We were instructed to fill out various interrelated ideas on how people learn, ND based on our personal opinions; rate them on a scale of one through four, with four being the strongest answer. We then would total up our answers, in each of the following categories: Concrete Experience (Feeling), Reflective Observation (Watching), Abstract Conceptualization (Thinking), and Active Experimentation (Doing) and represent our total numbers with drawing four connecting lines to create a formation of a “kite. In every aspect of the grid within the learning style graph, the illustration of my ‘kite’ hit all the designation points to create a perfect four-sided kite. The numbers in which my lines connected to were all almost, or hit right at the peak of each side of the grid. This essentially means that for each learning style criteria, my totals scored high and were ranked a vast majority of fours. The outcome of this activity, in reference to the textbook, is just a “snapshot’ that gives me a picture of who I am today.
The results are not to dictate our habits in the sense of our ability to learn, but rather recognizing how we currently learn and how we can open up space for improvement. In the criteria of Concrete Experience, learning with the help of our feelings, my results accumulated to an overall score of forty-three, the highest number one can score on the grid. This learning style requires a preference of learning things that are of importance, or relevant to our lives. This usually coins from strong feelings we share towards certain topics or ideas.
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For instance, I would be more open- minded to learning about global issues than solving math problems. Agree with my results within this criterion, as feel as if take more interest in course material that can connect to with on a personal level of learning. The second learning style of Reflective Observation, criteria which involves watching others learns course material and being able to reflect on it as our own. My results accumulated to an overall score of forty-four, yet again the highest number one can score on the grid.
This learning style requires preparation and being able to accordingly plan things out, as if it is a ‘blueprint’ design. For instance, observing first how others solve difficult math problems in order to figure out solutions, then planning accordingly how to solve it on your own. Agree with my results within this criterion, as I feel as if specially in courses that involve proficiency in math skills, in order for me to overcome difficulty, need to observe how others solve it first. The third learning style of Abstract Conceptualization is learning using our thinking and inquiry skills.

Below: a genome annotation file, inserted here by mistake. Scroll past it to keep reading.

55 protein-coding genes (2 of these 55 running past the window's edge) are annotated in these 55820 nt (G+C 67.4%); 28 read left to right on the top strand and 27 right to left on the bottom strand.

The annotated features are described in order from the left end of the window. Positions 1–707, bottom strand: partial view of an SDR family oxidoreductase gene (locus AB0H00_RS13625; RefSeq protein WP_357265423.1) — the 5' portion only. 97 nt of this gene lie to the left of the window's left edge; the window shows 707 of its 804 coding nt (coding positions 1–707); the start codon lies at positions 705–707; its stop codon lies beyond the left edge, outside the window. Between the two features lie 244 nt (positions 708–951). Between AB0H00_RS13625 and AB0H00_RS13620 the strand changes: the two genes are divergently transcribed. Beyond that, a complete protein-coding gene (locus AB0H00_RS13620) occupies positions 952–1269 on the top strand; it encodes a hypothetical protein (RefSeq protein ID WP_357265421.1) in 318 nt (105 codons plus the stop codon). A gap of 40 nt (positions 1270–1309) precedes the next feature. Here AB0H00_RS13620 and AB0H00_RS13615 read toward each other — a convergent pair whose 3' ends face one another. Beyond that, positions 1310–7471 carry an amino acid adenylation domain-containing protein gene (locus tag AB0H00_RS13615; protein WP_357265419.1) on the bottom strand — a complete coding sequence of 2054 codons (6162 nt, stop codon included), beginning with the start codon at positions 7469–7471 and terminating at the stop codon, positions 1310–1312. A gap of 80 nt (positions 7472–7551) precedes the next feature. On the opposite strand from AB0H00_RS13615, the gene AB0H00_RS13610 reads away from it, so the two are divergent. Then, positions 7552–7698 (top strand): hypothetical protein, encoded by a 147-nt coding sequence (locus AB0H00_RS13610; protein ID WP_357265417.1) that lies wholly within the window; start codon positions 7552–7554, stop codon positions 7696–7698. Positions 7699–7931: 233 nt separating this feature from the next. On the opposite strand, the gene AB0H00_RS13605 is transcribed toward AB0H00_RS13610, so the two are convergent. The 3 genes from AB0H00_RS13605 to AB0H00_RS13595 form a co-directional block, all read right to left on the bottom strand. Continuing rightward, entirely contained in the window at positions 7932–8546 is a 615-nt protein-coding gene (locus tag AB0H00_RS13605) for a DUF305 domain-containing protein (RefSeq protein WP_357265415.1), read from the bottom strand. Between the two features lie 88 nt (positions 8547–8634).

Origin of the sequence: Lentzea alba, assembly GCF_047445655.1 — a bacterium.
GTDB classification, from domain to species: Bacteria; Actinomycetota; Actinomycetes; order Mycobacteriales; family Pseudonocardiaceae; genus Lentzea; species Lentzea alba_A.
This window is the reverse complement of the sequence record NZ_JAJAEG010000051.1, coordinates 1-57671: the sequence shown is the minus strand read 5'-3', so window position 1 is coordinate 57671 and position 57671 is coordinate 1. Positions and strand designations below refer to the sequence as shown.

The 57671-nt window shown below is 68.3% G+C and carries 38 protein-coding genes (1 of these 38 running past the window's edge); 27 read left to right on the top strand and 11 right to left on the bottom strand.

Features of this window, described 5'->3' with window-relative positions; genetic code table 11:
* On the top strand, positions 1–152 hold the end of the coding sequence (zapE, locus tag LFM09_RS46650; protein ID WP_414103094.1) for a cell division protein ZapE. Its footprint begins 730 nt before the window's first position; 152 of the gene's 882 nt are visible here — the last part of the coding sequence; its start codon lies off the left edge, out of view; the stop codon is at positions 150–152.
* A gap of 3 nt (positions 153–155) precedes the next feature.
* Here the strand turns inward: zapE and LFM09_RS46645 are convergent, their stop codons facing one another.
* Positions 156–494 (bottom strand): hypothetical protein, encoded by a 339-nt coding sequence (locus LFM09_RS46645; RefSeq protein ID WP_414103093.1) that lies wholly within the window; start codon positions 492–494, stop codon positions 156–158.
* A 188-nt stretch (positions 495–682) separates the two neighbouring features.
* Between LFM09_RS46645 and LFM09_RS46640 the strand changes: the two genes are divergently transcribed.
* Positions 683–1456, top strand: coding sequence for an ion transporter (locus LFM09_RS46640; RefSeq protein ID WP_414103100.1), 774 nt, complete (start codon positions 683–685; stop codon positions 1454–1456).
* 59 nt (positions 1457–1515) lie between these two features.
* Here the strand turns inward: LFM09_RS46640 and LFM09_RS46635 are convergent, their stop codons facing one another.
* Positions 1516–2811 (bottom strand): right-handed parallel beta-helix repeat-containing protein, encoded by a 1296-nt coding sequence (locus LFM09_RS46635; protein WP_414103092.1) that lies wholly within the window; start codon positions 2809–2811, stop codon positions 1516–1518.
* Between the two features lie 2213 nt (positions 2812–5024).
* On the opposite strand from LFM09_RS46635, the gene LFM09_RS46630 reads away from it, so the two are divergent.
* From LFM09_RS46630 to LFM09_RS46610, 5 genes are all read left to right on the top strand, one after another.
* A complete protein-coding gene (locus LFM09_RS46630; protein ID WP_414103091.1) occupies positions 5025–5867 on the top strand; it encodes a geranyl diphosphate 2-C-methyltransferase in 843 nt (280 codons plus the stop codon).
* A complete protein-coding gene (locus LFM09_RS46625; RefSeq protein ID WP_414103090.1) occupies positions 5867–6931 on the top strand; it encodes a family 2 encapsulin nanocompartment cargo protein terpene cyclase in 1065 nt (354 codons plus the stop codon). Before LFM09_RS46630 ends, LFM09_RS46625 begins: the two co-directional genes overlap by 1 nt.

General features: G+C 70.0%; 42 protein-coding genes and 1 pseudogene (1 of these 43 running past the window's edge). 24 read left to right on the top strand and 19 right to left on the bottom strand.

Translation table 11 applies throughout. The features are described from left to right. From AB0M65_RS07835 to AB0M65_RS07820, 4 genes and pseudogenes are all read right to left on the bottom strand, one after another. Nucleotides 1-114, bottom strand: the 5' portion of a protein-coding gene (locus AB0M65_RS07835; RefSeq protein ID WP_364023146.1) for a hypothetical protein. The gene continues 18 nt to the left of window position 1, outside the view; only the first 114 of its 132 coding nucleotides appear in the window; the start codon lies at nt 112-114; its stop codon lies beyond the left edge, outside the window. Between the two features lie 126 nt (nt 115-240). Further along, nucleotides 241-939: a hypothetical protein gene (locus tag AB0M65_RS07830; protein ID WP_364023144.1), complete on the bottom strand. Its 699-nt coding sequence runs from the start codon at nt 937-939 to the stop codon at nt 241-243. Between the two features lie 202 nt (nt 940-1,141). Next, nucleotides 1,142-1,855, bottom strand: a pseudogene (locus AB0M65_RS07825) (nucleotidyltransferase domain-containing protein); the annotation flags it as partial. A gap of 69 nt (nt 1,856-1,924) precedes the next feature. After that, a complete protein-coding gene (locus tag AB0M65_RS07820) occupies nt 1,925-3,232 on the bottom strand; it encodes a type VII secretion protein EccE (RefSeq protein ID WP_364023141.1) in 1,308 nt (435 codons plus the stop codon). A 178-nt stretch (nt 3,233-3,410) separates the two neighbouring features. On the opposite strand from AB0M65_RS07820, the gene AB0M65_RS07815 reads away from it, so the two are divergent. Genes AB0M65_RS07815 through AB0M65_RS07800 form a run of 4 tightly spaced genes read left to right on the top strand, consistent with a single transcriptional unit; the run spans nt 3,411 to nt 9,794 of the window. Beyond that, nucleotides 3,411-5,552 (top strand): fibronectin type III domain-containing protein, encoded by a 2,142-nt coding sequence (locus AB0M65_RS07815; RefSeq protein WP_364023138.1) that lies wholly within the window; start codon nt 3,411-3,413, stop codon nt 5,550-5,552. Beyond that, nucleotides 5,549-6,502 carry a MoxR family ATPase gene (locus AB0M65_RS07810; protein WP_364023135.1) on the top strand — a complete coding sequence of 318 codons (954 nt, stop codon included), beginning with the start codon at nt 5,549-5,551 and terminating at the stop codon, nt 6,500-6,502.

My results accumulated to an overall score of forty-four, the third highest number one can score on the grid This learning style requires an interest in grasping ideas, facts and figure information. For instance, taking interest in absorbing as many concepts and information in per say, your world history course. I agree with my results within this criterion, as I feel as if when introduced to new topics, I tend to research and brainstorm all relevant information to better understand the topic.
The last learning style of Active Experimentation is learning through action and doing. My results accumulated to an overall score of forty-six, the highest number one can score on the grid. This learning style requires a preference in practicing what you learn through applying ideas and using trial and error to find solutions. For instance, applying the trial and error method in hands-on-activities such s completing a science lab to test out to see what works and what does not.
I do not agree nor disagree with my results within this criterion, am neutral about my score, solely because I do apply trial and error methods in all my work; however I do not feel as if this is my strongest way of learning in comparison to the other three. In conclusion, completing this activity as an introduction to this Business Strategies 100 course of the new school year productively supports Professor Cleanser’s idea of helping us “become a master student.
As students, we all learn in different ways, from whether we prefer reading from a hard copy textbook or collecting information from an electronic version, to how we process information easier whether it is through observation or thinking on our own. This activity reminded us of our strengths and weaker points in how we learn, and left us thinking of ways in which we can “score higher” in certain categories. I see this exercise as more than just a cumulative assignment, and will apply and think about these basic learning styles throughout the rest of my academic life.